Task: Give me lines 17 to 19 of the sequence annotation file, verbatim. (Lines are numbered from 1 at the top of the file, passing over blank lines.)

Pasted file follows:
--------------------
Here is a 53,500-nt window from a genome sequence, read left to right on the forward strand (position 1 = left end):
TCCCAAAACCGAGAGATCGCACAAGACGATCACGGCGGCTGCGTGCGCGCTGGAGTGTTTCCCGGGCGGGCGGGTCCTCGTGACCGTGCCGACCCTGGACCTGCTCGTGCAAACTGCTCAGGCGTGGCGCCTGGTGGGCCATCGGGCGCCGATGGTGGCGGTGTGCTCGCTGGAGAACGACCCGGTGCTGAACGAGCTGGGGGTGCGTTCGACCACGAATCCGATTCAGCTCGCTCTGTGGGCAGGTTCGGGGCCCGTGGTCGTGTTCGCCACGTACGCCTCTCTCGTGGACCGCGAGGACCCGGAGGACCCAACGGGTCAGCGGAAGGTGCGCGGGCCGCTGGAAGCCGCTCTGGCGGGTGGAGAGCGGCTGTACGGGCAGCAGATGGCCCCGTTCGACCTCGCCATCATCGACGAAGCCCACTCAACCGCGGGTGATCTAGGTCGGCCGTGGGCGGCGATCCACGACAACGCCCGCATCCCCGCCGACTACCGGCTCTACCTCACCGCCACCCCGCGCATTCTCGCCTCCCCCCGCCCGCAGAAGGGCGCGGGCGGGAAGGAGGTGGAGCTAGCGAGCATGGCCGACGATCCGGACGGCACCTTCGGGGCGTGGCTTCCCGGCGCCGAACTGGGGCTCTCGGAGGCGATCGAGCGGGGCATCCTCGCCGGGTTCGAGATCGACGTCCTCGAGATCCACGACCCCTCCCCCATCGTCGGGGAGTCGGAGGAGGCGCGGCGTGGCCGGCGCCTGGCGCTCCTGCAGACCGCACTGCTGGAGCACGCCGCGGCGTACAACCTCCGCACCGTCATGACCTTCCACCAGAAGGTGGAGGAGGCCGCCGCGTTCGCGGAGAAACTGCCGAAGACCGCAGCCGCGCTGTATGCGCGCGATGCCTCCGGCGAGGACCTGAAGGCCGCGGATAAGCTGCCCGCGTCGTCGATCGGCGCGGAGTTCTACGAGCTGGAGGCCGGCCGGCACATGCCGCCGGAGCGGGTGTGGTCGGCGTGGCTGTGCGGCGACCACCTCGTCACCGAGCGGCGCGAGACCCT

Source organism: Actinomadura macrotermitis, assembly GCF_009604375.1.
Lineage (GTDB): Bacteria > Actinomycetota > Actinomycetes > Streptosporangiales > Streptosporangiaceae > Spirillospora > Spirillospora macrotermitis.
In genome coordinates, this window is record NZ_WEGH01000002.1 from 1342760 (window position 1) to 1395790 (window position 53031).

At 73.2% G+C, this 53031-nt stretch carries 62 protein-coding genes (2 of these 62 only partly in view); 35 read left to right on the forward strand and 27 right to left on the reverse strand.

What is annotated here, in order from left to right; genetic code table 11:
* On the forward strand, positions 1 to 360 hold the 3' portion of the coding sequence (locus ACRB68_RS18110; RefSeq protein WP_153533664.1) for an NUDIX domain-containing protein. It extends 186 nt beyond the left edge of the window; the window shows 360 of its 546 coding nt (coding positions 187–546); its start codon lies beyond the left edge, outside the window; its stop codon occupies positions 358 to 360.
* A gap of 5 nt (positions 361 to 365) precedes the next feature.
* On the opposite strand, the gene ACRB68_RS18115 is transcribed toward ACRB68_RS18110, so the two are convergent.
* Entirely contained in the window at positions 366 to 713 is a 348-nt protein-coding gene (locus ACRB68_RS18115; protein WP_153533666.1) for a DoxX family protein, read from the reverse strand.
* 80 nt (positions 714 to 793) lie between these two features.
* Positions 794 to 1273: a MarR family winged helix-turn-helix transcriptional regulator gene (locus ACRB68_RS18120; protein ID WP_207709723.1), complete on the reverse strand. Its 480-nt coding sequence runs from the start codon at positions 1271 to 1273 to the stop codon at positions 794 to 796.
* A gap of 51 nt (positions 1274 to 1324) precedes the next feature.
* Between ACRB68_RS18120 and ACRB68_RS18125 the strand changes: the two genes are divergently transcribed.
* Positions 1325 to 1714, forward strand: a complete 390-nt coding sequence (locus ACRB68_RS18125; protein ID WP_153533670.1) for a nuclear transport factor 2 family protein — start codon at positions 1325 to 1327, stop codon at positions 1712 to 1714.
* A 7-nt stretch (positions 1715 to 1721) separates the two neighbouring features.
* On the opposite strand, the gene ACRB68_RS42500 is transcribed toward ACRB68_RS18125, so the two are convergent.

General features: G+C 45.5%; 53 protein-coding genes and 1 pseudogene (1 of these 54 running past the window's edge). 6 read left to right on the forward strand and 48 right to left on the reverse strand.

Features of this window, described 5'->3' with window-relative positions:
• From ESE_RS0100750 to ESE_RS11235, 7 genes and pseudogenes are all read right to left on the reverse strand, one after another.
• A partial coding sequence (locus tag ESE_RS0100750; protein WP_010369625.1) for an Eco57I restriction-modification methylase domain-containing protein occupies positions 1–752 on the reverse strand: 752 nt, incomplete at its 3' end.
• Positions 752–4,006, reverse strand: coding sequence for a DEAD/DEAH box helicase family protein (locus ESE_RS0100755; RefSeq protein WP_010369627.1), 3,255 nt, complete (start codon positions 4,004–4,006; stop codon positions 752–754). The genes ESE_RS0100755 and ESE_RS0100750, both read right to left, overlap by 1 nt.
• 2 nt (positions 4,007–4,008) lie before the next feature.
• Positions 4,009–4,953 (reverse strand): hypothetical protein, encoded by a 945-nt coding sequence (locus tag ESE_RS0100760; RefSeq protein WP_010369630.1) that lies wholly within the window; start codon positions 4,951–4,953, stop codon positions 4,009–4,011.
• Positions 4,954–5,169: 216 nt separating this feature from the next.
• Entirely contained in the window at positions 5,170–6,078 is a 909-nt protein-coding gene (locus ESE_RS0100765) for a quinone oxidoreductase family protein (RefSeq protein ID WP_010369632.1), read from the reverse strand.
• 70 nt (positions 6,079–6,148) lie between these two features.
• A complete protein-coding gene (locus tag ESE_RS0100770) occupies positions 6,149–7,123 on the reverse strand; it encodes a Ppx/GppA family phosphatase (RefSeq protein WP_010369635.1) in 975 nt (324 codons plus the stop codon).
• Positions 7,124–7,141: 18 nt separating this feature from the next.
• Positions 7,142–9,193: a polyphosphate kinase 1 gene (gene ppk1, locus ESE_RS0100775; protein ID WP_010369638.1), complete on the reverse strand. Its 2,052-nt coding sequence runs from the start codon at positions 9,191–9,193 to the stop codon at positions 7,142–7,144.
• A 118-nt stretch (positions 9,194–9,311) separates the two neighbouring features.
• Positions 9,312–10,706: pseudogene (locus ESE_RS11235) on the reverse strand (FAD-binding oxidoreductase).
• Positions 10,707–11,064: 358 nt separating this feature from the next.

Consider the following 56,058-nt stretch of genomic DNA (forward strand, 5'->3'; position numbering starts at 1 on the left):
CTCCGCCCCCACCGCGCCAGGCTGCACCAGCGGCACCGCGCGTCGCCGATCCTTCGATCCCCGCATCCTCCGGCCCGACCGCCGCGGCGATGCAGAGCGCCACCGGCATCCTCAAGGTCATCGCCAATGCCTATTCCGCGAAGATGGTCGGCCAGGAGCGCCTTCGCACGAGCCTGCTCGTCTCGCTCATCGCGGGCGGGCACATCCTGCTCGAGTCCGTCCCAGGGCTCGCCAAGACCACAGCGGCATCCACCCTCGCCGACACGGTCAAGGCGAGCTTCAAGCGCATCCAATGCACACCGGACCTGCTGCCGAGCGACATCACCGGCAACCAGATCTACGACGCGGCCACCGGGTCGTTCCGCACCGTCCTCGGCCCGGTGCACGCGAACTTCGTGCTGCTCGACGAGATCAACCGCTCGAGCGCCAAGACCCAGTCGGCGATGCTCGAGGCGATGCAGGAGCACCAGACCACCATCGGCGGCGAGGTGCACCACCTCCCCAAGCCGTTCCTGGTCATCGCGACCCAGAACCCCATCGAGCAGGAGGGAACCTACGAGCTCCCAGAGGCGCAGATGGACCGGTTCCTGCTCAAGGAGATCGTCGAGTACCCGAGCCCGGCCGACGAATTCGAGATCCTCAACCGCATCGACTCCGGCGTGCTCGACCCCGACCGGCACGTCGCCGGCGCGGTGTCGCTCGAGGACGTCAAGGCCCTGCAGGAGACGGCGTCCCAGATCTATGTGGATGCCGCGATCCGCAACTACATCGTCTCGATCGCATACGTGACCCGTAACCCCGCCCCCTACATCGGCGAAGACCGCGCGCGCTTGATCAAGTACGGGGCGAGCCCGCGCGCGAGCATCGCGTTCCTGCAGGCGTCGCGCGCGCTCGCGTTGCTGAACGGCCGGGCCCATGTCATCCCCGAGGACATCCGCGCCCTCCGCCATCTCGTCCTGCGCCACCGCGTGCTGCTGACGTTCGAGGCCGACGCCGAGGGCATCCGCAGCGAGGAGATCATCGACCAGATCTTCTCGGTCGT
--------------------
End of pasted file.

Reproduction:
* A 7-nt stretch (positions 1715 to 1721) separates the two neighbouring features.
* On the opposite strand, the gene ACRB68_RS42500 is transcribed toward ACRB68_RS18125, so the two are convergent.

General features: G+C 45.5%; 53 protein-coding genes and 1 pseudogene (1 of these 54 running past the window's edge). 6 read left to right on the forward strand and 48 right to left on the reverse strand.